Edinburgh, the first novel by Alexander Chee, is the best book I’ve read so far this year. The subject matter is difficult, but the writing–with its repetitions, its wondrous quality, its innocence–lures the reader forward.
“Blue. Blue because it’s the color people turn in the dark. Because it’s the color of the sky, of the center of the flame, of a diamond hit by an X ray. Blue is the knife edge of lightning. Blue is the color, a rose grower tells you, that a rose never quite reaches.”
The book is structured in four sections. The story is Fee’s, but his story goes deeper and wider with Chee’s decision to cede the narration to Warden in one of the sections:
- I: Songs of the Fireflies (Fee)
- II: January’s Cathedral (Fee)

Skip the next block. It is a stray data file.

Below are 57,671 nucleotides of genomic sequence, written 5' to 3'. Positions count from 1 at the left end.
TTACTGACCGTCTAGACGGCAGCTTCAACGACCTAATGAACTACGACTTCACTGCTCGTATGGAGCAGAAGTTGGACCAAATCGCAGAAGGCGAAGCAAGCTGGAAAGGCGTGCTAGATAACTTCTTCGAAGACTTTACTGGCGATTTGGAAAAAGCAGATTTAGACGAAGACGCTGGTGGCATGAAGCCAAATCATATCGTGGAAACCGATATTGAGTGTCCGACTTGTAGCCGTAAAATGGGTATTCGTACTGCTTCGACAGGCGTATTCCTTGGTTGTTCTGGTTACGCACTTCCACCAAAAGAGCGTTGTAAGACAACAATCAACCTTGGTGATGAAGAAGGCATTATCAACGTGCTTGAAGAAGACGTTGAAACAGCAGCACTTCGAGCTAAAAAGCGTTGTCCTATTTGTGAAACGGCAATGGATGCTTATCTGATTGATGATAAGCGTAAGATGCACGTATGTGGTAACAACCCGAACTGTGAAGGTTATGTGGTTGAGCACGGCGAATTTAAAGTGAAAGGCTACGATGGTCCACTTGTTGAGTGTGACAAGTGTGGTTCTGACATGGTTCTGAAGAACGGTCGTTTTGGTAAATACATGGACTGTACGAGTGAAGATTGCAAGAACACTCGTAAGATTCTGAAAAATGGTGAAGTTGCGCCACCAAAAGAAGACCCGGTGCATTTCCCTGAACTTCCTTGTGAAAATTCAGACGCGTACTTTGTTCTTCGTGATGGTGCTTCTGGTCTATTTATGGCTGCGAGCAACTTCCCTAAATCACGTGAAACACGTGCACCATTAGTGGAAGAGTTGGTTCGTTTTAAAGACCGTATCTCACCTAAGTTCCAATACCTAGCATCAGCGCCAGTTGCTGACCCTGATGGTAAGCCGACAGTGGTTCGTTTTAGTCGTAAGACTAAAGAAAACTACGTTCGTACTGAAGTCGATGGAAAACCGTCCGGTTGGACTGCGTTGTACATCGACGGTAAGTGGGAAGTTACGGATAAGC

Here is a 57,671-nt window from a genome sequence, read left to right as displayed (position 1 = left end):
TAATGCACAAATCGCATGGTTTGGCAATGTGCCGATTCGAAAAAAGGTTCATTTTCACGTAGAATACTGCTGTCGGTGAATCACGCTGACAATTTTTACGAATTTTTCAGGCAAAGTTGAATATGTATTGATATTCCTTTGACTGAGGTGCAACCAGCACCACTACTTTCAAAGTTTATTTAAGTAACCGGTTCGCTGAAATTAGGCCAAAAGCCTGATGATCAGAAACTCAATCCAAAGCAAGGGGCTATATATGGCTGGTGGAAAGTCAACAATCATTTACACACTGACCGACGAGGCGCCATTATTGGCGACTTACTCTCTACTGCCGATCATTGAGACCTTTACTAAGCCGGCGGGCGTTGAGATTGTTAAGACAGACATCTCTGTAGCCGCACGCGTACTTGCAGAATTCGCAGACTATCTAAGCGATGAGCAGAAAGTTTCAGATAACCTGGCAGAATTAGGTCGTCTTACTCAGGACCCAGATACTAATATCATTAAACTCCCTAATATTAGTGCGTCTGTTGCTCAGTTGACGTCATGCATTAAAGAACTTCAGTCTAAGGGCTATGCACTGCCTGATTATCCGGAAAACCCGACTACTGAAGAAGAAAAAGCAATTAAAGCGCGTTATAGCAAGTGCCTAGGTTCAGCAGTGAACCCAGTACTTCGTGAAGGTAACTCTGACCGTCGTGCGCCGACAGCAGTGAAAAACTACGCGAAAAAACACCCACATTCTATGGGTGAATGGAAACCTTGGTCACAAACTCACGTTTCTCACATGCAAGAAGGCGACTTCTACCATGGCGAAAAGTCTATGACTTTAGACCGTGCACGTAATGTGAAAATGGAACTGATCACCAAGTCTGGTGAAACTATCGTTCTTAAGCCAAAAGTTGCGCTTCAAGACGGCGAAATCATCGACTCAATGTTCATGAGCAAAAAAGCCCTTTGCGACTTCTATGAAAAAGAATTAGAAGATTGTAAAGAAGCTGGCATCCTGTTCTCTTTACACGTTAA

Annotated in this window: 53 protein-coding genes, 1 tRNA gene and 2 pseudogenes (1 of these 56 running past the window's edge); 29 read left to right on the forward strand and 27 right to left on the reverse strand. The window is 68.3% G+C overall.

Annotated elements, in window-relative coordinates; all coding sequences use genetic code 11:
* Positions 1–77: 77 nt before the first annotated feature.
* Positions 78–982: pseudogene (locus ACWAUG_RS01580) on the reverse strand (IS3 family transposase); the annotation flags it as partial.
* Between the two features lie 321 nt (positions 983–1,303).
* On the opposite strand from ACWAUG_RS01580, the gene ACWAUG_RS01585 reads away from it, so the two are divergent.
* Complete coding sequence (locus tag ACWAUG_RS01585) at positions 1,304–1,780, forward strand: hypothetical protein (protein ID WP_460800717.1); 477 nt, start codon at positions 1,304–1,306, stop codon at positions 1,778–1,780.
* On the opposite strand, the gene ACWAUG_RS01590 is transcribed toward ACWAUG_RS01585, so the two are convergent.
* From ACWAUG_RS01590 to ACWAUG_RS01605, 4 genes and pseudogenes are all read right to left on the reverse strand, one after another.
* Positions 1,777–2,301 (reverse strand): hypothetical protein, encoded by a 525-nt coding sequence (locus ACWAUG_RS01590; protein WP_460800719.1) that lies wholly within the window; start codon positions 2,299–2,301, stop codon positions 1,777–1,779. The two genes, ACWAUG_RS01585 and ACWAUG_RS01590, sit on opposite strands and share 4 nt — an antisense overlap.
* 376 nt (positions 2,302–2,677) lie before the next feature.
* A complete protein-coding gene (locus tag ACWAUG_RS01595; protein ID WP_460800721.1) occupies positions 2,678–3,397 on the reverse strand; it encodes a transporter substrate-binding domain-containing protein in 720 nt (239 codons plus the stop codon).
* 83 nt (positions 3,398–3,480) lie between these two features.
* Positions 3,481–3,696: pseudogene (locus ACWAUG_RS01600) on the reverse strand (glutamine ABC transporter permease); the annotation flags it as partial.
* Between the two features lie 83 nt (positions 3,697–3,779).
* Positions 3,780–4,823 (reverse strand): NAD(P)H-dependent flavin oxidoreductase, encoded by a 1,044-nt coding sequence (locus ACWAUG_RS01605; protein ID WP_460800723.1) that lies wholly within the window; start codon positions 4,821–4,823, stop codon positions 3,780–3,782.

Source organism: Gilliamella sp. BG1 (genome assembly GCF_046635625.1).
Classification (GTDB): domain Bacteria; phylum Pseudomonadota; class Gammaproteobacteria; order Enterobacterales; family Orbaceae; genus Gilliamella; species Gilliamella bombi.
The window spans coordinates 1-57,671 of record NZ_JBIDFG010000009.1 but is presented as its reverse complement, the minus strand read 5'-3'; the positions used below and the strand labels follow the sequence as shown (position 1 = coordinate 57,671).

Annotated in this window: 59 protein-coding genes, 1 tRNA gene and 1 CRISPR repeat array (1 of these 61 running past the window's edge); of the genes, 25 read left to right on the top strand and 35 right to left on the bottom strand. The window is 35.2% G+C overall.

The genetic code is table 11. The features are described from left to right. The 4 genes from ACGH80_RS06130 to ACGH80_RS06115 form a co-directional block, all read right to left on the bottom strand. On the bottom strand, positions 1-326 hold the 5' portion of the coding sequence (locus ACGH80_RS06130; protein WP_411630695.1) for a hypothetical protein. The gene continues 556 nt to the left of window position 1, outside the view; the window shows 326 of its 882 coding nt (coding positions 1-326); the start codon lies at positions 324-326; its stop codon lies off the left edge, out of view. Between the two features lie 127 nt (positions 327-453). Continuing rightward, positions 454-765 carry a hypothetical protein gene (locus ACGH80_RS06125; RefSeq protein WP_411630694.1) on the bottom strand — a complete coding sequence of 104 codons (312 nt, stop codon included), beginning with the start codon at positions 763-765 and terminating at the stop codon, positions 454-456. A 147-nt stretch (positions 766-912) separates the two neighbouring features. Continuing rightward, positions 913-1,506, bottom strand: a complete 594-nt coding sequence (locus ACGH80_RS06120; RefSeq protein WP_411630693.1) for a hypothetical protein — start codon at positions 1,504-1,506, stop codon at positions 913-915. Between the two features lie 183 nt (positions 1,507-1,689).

- III: And Night’s Black Sheep Upon the Eyes (Warden)
- IV: Blue (Fee)
In its 3-page Prologue, Chee writes so simply:
“This is a fox story. Of how a fox can be a boy. And so it is also the story of a fire.”
Throughout the novel, these images recur : voice, death, monsters, pictures, foxes, fire, blue, storytelling, singing, and water.
“On the pages in front of me, the words dissolve a bit, the letters thinning until I can see, on the other side of them, like spying through a wire fence, the pictures of Peter I have collected inside of me…”
Edinburgh was published in 2001.